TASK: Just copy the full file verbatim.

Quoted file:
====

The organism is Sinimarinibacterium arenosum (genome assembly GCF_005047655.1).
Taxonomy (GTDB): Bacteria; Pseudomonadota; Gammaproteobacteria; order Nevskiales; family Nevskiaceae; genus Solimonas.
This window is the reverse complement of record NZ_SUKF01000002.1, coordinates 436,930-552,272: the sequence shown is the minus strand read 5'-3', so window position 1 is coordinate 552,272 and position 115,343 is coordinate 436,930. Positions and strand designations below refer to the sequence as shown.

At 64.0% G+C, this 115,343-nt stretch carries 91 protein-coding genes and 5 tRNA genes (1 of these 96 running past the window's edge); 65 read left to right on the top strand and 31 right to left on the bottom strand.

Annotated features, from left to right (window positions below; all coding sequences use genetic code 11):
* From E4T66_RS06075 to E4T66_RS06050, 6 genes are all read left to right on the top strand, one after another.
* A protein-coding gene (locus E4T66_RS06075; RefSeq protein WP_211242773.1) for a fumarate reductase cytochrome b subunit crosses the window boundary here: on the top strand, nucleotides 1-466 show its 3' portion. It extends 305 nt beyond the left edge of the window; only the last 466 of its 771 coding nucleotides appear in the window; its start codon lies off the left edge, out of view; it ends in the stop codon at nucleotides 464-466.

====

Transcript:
The organism is Sinimarinibacterium arenosum (genome assembly GCF_005047655.1).
Taxonomy (GTDB): Bacteria; Pseudomonadota; Gammaproteobacteria; order Nevskiales; family Nevskiaceae; genus Solimonas.
This window is the reverse complement of record NZ_SUKF01000002.1, coordinates 436,930-552,272: the sequence shown is the minus strand read 5'-3', so window position 1 is coordinate 552,272 and position 115,343 is coordinate 436,930. Positions and strand designations below refer to the sequence as shown.

At 64.0% G+C, this 115,343-nt stretch carries 91 protein-coding genes and 5 tRNA genes (1 of these 96 running past the window's edge); 65 read left to right on the top strand and 31 right to left on the bottom strand.

Annotated features, from left to right (window positions below; all coding sequences use genetic code 11):
* From E4T66_RS06075 to E4T66_RS06050, 6 genes are all read left to right on the top strand, one after another.
* A protein-coding gene (locus E4T66_RS06075; RefSeq protein WP_211242773.1) for a fumarate reductase cytochrome b subunit crosses the window boundary here: on the top strand, nucleotides 1-466 show its 3' portion. It extends 305 nt beyond the left edge of the window; only the last 466 of its 771 coding nucleotides appear in the window; its start codon lies off the left edge, out of view; it ends in the stop codon at nucleotides 464-466.